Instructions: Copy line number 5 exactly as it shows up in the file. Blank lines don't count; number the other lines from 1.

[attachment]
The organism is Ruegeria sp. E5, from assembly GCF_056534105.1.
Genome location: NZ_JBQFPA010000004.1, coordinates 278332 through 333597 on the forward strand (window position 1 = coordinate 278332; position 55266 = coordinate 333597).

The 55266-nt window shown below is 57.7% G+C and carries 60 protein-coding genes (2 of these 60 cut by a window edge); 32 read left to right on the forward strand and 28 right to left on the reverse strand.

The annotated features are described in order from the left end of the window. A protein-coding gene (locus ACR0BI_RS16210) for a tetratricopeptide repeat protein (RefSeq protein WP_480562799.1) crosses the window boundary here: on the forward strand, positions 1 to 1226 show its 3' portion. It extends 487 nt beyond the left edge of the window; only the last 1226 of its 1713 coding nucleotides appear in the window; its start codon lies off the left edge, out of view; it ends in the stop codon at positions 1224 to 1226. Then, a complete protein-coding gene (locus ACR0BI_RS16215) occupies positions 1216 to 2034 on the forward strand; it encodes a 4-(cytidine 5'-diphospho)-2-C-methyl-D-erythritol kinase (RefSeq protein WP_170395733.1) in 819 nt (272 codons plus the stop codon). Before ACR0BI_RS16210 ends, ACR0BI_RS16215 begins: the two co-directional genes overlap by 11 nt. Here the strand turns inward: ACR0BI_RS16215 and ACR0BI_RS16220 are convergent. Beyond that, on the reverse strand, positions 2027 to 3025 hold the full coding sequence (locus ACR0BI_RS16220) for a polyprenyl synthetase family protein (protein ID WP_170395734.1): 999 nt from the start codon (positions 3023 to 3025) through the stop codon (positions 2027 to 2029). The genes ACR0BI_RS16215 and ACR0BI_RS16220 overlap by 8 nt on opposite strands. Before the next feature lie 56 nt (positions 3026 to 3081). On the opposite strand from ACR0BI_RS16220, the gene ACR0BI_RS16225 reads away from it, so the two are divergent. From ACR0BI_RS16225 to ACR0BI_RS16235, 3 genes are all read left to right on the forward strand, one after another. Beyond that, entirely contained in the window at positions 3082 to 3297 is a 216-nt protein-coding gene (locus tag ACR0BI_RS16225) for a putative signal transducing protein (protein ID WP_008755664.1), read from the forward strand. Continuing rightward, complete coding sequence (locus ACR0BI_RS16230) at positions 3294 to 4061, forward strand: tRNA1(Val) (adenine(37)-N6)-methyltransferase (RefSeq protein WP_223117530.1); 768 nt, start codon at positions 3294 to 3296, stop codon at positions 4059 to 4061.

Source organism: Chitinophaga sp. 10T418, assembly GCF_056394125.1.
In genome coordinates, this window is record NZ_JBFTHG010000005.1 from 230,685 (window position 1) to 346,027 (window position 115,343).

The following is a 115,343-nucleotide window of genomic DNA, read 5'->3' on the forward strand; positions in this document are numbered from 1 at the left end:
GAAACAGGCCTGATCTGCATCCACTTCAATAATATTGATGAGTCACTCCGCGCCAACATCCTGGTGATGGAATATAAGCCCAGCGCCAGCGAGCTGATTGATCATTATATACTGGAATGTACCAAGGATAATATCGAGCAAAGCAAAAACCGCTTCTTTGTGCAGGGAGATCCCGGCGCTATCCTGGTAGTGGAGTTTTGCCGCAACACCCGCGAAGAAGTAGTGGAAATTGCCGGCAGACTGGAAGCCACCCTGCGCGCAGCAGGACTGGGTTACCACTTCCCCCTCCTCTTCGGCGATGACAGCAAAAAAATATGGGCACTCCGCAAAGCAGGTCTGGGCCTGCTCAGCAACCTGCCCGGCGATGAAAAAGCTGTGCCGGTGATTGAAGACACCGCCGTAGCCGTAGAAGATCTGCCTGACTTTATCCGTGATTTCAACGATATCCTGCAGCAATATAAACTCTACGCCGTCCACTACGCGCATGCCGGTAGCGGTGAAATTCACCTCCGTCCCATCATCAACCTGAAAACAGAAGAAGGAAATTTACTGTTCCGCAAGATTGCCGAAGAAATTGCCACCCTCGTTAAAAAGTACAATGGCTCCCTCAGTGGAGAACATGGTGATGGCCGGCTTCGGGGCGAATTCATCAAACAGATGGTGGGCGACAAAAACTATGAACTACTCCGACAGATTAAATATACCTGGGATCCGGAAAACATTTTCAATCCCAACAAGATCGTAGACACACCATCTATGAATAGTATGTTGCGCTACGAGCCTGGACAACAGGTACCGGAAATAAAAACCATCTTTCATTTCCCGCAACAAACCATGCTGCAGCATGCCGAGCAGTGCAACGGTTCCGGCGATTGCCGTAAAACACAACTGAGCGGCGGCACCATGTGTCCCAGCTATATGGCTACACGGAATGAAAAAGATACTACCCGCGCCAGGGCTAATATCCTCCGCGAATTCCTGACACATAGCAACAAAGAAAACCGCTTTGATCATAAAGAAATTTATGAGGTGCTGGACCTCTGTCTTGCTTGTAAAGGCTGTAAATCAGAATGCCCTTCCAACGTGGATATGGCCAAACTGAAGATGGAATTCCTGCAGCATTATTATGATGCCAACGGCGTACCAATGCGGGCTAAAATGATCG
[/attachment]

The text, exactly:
Source organism: Chitinophaga sp. 10T418, assembly GCF_056394125.1.